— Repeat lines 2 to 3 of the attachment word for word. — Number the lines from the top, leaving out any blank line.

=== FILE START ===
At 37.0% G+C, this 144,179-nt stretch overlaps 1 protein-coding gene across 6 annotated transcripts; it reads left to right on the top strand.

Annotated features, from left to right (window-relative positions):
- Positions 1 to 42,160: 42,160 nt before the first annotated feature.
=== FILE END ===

Annotated features, from left to right (window-relative positions):
- Positions 1 to 42,160: 42,160 nt before the first annotated feature.